There are various myths, theories and old wife’s tales about how to boost our metabolisms and get them working faster and more effective, but not all of them are true. Lets firstly understand what a “metabolism” is.
In its simplest terms, our metabolic rate is the rate our bodies burn calories. Not many of us have a fast metabolism weight and even if you do it doesn’t necessary mean you are going to be that slim catwalk model. Although it may shock you, overweight individuals generally have relatively fast metabolism rates because they weigh more, however like most things in life everything is in moderation. If your weight is staying constant and your metabolism isn’t working quick enough to work off those calories your body is absorbing then your body will struggle to lose those extra lbs. in essence, by increasing your metabolism you will find it easier to work off that stubborn weight.
There are a number of factors that can control your metabolism rate, some of which include age, gender, heredity, thyroid disorder, and weight. Although you cannot change some of these factors you can have control over others. It is important that you have control so you can really work on improving your metabolic rate which will help you reach our weight loss goal.
Take a minute and work out your individual RMR rate. An RMR rate is your Resting Metabolic Rate and helps you understand how much energy is required by your body to stay alive with no activity. You RMR rate is one of the main contributing components of energy expenditure (around 70%).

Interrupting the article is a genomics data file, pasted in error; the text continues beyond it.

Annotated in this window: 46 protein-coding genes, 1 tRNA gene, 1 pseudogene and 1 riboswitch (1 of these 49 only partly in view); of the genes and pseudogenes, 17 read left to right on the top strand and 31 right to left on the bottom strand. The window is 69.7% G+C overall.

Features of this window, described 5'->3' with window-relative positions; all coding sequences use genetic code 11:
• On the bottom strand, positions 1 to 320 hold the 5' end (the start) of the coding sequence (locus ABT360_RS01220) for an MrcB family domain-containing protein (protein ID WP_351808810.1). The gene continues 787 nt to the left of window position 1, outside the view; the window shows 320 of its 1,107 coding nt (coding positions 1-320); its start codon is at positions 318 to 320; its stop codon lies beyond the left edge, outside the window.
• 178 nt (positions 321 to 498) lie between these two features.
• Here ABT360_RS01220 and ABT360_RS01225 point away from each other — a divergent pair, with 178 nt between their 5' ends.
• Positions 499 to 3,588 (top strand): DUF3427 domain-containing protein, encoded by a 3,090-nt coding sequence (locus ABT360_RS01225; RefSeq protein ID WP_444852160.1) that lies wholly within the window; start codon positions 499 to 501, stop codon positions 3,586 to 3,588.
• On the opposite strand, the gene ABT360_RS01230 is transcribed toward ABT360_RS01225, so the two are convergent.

How to work out your RMR rate:
Many use the Mifflin-St Jeor equation to calculate their RMR rate:
- RMR = 9.99 x “w” + 6.25 x “s” – 4.92 x “a” + 166 x “g”-161
- “w” = weight in kilograms; if you know your weight in pounds, divide by 2.2 to get your weight in kilograms
- “s” = height in centimeters; if you know your height in inches, multiply by 2.54 to get your height in centimeters
- “a” = age in years
- “g”= gender = 1 for males, 0 for females
Your RMR rate will tell you how many calories your body needs when it is resting. Your daily consumption should be your RMR x 1.15.
For example RMR=2000 x 1.15 = 2300.
If you want to lose weight do not exceed your above calculated RMR. To help you do this make sure you check the back of food packets and keep track of how many calories you are consuming.
Eating smaller, more frequent meals cannot only help speed up your metabolism, but it often results in you eating less. People who eat smaller meals more frequently generally tend to eat less overall especially if you eat more fruits, oats or anything with a “high volume to calorie content” as these types of foods often leave you feeling fuller for longer.
Often when you think you are hungry and want to reach for the nearest chocolate biscuit it is actually your brain telling you that you are thirsty. As with food, depriving your body of water can encourage it to “hoard” rather than “burn”. By drinking ice-cold water your body actually burns more calories warming it up to your body temperature.
You can boost your metabolism temporarily with aerobic exercise. Varying on the exercise you take part in depends on how many calories you will burn. However the important thing is to raise your heart rate and keep focussed in the activity for approximately thirty minutes. This way you will boost your metabolism and burn off those calories faster.
Although this is more common amongst men, weight training can help boost metabolism in the long run. Muscle burns more calories than fat does. An interesting fact is that our muscles can burn 73 more calories per kilogram per day, so the more muscle you can build, the higher your RMR rate will be.
Young healthy men typically have anywhere between 35 to 50 kg of muscle mass on their bodies. As you can imagine the most muscular men burn extra calories than the not so muscular men. In total this equates to around 6.9kg (15pounts) of fat per year.
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